There's something different about New York.
I've been fortunate over the years, especially in the last five as head coach at Boston University, to be approached about coaching positions in the National Hockey League. And while there were some that certainly appealed to me, it wasn't the New York Rangers.
Until it was.
It would take a special opportunity for me to leave the Terriers, the team I played college hockey for and spent another decade of my life coaching, first as an assistant and then as the head coach. After talking with Jeff Gorton and Chris Drury, two men I've known for decades, it started to become clear this was the right choice for me at this stage in my life and my career.
Our relationship awarded us the chance to speak freely and openly about the position, where they saw the franchise going and where I did. As we spoke, they'd describe their plan and what they wanted in a head coach, and instinctively, I would say to myself, that's me. That's how I manage and that's my vision for this franchise.
At 52, I know these opportunities don't come around very often. After further discussions with Jeff, Chris and many others, I knew this was it. I knew I wanted to become a New York Ranger.
My hometown of Cranston shaped me from an early age. The Rhode Island town, about 50 miles south west of Boston, is as blue collar as they come. My father was a police officer and my mother drove a school bus. I absolutely would not be here today if it wasn't for their love and support.
I was fortunate enough to grow up in an area where there were three baseball fields, four basketball courts, a pool and a pond literally 50 yards away from my back door. Sports was everything for me, and hockey was the one I loved most.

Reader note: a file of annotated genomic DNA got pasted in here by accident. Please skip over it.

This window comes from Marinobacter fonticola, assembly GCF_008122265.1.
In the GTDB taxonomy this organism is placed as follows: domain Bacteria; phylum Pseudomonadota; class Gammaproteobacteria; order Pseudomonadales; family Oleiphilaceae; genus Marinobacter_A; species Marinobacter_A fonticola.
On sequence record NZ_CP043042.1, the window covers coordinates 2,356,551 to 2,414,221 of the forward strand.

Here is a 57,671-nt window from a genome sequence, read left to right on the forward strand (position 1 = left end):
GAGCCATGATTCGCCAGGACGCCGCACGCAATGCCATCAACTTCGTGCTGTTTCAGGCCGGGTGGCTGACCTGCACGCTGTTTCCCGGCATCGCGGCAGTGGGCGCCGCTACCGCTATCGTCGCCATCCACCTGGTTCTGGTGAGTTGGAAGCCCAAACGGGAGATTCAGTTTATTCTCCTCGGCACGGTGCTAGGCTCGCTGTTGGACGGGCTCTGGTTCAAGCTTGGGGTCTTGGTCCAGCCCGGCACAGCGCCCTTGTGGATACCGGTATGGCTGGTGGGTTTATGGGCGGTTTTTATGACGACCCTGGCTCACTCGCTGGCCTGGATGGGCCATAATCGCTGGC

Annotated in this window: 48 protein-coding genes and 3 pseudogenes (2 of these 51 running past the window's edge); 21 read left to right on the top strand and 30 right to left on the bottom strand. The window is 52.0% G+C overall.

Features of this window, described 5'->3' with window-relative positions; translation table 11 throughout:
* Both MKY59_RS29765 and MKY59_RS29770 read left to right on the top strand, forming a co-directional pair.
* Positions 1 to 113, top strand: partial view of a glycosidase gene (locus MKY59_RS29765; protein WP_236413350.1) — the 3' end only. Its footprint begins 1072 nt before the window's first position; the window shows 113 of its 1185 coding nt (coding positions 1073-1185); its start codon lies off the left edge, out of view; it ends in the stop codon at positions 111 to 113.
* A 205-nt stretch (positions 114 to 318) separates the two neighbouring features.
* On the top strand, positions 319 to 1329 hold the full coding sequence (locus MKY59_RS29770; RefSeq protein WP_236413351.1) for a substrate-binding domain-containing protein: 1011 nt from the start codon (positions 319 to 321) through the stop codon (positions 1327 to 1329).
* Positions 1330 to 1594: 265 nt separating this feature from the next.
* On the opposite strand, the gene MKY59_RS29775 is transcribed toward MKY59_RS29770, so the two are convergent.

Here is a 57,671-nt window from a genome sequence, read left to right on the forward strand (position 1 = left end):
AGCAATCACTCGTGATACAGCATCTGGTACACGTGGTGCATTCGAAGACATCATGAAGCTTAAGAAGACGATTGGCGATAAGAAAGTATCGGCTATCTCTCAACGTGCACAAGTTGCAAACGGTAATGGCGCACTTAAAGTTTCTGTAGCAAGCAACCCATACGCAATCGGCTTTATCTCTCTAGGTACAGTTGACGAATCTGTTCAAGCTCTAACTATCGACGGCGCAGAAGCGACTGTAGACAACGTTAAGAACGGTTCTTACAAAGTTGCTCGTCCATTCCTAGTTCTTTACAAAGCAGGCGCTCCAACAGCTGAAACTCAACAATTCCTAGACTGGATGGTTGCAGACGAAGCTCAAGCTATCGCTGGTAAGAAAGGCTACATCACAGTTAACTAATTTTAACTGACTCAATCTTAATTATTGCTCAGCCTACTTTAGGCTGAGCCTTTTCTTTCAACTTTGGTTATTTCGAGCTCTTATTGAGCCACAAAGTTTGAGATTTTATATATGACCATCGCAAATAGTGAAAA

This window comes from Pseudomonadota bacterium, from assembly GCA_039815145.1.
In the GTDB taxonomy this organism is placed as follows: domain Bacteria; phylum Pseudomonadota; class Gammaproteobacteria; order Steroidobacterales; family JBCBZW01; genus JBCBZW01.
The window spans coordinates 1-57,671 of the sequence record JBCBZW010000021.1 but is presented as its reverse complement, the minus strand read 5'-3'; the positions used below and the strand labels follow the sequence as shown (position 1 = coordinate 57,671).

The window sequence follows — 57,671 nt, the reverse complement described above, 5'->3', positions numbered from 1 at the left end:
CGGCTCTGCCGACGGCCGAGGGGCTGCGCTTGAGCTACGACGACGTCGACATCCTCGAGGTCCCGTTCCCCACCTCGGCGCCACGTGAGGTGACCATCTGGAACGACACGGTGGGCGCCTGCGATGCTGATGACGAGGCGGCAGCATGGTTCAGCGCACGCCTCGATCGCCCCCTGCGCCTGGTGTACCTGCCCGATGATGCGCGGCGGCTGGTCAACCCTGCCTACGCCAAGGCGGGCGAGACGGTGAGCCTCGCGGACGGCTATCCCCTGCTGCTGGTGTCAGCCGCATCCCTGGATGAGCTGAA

My life took a turn I was not expecting when I was diagnosed with Christmas Disease, a type of hemophilia, that ended my career prematurely during my junior year in college. After going through such a difficult time in my life, I turned to coaching and that allowed me to keep the passion I have for hockey alive, and quite frankly changed my life. I was drawn to the role because I wanted to have the same type of impact on players as my coaches had on me.
On the flight in yesterday, there were millions of thoughts going through my head before one came and stuck: I'm the Head Coach of the New York Rangers.
You take time to look back on how you got to this point. I've been fortunate to have coached at many different levels in the sport, including in college, the pros and internationally. I've been able to draw from all of those experiences, and that's prepared me for this newest opportunity in New York.
This franchise means a lot not only to this city, but the sport itself. The passion this fan base has for its team stretches back generations. I still remember watching the team win the Stanley Cup in 1994, and how much it meant to the city and the fans and to hockey in general. To now have the opportunity to come here to work towards building the next Stanley Cup contender was something I could not pass up.
I describe my coaching style as fair and demanding. We want to be in the opposition's faces and make them uncomfortable every shift. We want them to know when they see the Rangers on the schedule, it's going to be a long night.
We're going to be a team that's built around defense, and not only in our own zone. We're going to play with the puck, and the minute we don't have it, we're going to work to get it back. Whether in our zone, their zone or the neutral zone, our job is to make things as difficult as they can be for the 20 guys in the other uniform.
To Rangers fans, I want you to know that I'm going to do the best job that I can to put the best team on the ice. We're going to give you an honest effort night after night. We're going to be committed to making every individual better on a daily basis, which in turn will lead to making our team better.
I can't describe how humbled and honored I am to be the coach of the New York Rangers.